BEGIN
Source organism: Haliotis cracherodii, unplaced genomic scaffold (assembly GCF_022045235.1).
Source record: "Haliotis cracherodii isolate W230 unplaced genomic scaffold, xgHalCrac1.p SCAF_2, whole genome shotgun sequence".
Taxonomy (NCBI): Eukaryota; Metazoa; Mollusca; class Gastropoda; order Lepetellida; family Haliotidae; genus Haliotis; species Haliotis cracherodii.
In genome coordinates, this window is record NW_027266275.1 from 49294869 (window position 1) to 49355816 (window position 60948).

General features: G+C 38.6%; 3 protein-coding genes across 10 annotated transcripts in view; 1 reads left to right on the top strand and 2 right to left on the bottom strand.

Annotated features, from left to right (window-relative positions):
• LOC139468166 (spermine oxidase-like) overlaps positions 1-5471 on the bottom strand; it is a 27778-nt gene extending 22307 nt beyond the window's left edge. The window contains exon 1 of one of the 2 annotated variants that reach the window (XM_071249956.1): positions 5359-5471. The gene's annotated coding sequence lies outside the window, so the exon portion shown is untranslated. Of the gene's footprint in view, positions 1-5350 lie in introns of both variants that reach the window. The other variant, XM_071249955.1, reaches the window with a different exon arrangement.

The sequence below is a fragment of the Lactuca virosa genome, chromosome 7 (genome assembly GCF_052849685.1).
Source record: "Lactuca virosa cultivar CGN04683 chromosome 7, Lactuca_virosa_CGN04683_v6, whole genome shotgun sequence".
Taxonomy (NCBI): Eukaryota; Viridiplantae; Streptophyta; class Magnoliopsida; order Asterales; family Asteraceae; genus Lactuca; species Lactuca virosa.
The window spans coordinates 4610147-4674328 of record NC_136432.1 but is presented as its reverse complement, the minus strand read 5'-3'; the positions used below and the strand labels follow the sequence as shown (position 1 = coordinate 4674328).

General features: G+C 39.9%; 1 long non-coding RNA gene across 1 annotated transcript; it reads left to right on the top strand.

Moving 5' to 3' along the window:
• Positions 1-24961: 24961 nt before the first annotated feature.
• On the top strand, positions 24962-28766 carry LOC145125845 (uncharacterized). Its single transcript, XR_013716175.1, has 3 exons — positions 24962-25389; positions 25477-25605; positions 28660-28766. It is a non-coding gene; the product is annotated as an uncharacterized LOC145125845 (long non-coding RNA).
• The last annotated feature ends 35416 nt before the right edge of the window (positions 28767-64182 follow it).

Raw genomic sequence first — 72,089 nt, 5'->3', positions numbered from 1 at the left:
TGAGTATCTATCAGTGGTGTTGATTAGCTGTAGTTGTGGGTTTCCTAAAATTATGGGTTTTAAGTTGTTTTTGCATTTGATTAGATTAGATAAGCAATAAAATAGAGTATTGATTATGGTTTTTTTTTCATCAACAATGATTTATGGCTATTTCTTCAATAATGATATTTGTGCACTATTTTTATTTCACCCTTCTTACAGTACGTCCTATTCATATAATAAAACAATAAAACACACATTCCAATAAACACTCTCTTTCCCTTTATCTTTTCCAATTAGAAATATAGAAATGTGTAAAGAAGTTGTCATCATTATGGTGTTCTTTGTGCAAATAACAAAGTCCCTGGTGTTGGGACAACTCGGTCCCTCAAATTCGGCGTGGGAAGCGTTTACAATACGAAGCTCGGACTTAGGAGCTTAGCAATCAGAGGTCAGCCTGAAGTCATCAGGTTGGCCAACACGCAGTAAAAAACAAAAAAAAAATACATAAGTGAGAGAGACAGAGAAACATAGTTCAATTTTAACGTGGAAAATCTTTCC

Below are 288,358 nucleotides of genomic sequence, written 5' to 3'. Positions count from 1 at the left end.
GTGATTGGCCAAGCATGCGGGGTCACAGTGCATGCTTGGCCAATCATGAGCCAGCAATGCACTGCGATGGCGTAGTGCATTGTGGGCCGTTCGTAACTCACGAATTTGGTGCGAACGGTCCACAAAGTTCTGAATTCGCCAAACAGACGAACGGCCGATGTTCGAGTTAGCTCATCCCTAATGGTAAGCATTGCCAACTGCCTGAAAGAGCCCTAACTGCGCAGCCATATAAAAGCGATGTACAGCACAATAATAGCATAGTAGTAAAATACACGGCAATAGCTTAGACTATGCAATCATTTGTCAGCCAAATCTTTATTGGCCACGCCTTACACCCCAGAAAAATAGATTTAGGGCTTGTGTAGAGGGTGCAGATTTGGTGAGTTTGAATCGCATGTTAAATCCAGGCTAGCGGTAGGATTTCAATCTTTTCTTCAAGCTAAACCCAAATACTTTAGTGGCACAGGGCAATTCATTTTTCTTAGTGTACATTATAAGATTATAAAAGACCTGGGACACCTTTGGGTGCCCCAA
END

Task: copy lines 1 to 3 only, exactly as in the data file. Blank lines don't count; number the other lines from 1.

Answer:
Source organism: Haliotis cracherodii, unplaced genomic scaffold (assembly GCF_022045235.1).
Source record: "Haliotis cracherodii isolate W230 unplaced genomic scaffold, xgHalCrac1.p SCAF_2, whole genome shotgun sequence".
Taxonomy (NCBI): Eukaryota; Metazoa; Mollusca; class Gastropoda; order Lepetellida; family Haliotidae; genus Haliotis; species Haliotis cracherodii.